The Murrays were one of the senior families within the Scottish aristocracy, and during the period covered by this book the head of the family, John Murray, became the Dukes of Atholl. Three of his sons fought on the Jacobite side during the ’15, but their most famous and controversial contribution to the Jacobite cause was Lord George Murray’s role as one of Bonnie Prince Charlie’s chief advisors during the ’45. Ironically the promotion to duke of Atholl reflected John Murray’s loyality to the monarch of the day, and he even played a part in the Glorious Revolution and the expulsion of James II.
This book follows the history of two generations of the family – John Murray, earl of Tullibardine and first duke of Atholl, and his six sons. The text is supported by the family’s impressive archive of letters, which despite some gaps after include both sides of conversations, and allow the character of various members of the family to emerge.
The sons of the family don’t come across well. John, the oldest son and heir, who died six years before the ’15 revolt ran away to join the army. The second son William ran away to join the Navy, then after his brother’s death generally refused to accept his responsibilites, while at the same time whinging if he wasn’t given all of the money he demanded. The third son James, who ended up inheriting the Duchy, doesn’t get a chapter to himself, so doesn’t really emerge as a character. Charles and George, the younger sons, also demonstrate the same inability to live within a budget and the shared refusal to accept that they should.
In contrast John Murray, the First Duke, comes across well, as does his first wife Katherine Hamilton and his mother-in-law Anne, 3rd Duchess of Hamilton, both of whom emerge as widely respected and responsible for most of the periods of peace within the family.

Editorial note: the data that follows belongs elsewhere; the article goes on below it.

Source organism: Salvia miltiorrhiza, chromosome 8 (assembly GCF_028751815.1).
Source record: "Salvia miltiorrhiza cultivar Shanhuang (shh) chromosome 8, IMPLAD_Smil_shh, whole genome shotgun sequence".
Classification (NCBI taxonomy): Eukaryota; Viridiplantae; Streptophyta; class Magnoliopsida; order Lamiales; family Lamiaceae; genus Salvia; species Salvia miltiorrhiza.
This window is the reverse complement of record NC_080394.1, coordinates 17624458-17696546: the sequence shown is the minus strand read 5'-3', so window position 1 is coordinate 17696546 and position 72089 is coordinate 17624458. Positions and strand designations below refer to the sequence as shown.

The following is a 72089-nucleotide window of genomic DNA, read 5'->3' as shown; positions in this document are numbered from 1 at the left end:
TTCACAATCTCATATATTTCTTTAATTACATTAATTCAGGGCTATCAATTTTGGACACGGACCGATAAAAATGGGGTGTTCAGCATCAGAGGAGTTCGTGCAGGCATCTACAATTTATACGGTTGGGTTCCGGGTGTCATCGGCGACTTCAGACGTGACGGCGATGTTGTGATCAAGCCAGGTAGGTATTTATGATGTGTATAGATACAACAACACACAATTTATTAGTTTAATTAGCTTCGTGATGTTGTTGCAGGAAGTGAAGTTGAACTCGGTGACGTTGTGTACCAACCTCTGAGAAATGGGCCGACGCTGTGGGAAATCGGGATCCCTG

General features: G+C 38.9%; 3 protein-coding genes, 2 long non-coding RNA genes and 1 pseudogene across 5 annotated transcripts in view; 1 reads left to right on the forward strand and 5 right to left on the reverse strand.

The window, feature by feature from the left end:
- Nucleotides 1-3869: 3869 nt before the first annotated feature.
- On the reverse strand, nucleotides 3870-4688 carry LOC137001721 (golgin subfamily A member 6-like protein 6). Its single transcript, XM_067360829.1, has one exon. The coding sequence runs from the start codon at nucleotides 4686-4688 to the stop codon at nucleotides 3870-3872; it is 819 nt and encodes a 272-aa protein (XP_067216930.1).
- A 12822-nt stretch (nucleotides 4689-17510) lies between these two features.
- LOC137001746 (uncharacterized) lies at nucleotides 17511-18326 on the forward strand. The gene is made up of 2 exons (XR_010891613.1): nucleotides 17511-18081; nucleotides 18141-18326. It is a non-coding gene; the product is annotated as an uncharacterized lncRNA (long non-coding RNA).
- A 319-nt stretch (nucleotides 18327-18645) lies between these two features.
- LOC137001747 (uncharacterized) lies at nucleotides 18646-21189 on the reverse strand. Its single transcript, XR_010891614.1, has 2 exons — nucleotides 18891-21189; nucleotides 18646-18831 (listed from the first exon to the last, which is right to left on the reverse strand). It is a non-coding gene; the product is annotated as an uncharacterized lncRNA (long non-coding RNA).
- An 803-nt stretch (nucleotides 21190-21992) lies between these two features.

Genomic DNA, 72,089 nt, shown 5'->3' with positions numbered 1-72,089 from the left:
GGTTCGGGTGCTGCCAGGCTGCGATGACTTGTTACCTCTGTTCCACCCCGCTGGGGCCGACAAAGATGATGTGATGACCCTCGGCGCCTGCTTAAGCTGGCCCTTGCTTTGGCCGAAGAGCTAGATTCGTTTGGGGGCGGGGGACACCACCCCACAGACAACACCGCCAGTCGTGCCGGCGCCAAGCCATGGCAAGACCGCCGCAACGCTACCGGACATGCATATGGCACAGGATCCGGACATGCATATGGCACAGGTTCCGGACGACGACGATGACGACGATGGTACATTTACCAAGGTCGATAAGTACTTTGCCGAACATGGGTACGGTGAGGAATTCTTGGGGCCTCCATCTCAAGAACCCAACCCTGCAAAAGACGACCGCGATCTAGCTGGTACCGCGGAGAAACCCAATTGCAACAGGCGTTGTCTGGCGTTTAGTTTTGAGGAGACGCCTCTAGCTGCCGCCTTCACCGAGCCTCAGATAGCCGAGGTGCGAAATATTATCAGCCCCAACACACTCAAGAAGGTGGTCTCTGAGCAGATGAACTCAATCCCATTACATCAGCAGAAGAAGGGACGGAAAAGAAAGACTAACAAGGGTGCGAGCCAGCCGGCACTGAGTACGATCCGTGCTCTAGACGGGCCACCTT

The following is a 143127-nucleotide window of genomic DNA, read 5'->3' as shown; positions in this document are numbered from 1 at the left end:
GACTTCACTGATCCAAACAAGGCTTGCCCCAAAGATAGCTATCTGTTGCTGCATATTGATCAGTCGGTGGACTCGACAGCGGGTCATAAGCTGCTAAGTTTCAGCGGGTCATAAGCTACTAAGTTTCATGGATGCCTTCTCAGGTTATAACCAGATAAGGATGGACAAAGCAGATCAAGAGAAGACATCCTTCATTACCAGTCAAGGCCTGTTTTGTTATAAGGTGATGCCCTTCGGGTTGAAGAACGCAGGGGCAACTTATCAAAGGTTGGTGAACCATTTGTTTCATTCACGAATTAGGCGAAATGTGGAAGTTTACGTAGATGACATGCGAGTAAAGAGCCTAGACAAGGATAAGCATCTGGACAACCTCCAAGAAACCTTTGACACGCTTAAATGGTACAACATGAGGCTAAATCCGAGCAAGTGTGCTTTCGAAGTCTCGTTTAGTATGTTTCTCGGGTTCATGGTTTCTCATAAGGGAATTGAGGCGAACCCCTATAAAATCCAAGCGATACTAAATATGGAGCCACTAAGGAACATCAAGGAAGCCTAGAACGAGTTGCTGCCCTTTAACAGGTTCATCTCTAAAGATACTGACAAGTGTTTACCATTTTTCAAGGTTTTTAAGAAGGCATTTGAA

When we reach the ’15 itself some of the problems that plagued the Jacobite cause throughout its existence quickly come to the fore, most importantly the lack of common aims. The deposed Stuarts were firmly focused on London and the unified British throne. In contrast many of their Scottish supporters wanted to end the Union, and would probably have soon become disillusioned with any restored Stuart monarchy, once the restored monarch copied his Stuart predecessors and stayed firmly in England (the same was true during James II’s campaigns in Ireland, where his cause was undermined by the disagreements between his Old Irish supporters, for whom the expulsion of the England and independence were the aim, his Old English supporters (the largely Catholic English establishment in Ireland) and his English supporters). The Catholic Stuarts also had to try and win over their largely Episcopalian Scottish supporters. Despite some successes, the ’15 was largely doomed by the late arrive of the ‘old pretender’, James Stuart, and the inconclusive battle of Sheriffmuir, at which one of the brothers fought.
This is a valuable look at one of the most significant families in early eighteenth century politics, and helps demonstrate how so many families could genuinely find themselves on opposing sides during the Jacobite revolts, and yet still remain devoted to each other.
1 – Scotland in the Seventeenth Century
2 – John Murray, Earl of Tullibardine
3 – Murray and Fraser: An Ill-Fated Feud
4 – The Duke of Atholl
5 – Katherine – Wife, Sister, Mother
6 – Hamilton and Nairne Families
7 – Johny
8 – William, Marquis of Tullibardine
9 – Charles and George
10 – The Rising Begins
12 – Preston
13 – Sheriffmuir
14 – Court Martial – Guilty Verdict
15 – The King Arrives, Too Little Too late
16 – Charles at Chester Castle
17 – Exile
Author: Rosalind Anderson
Publisher: Pen & Sword History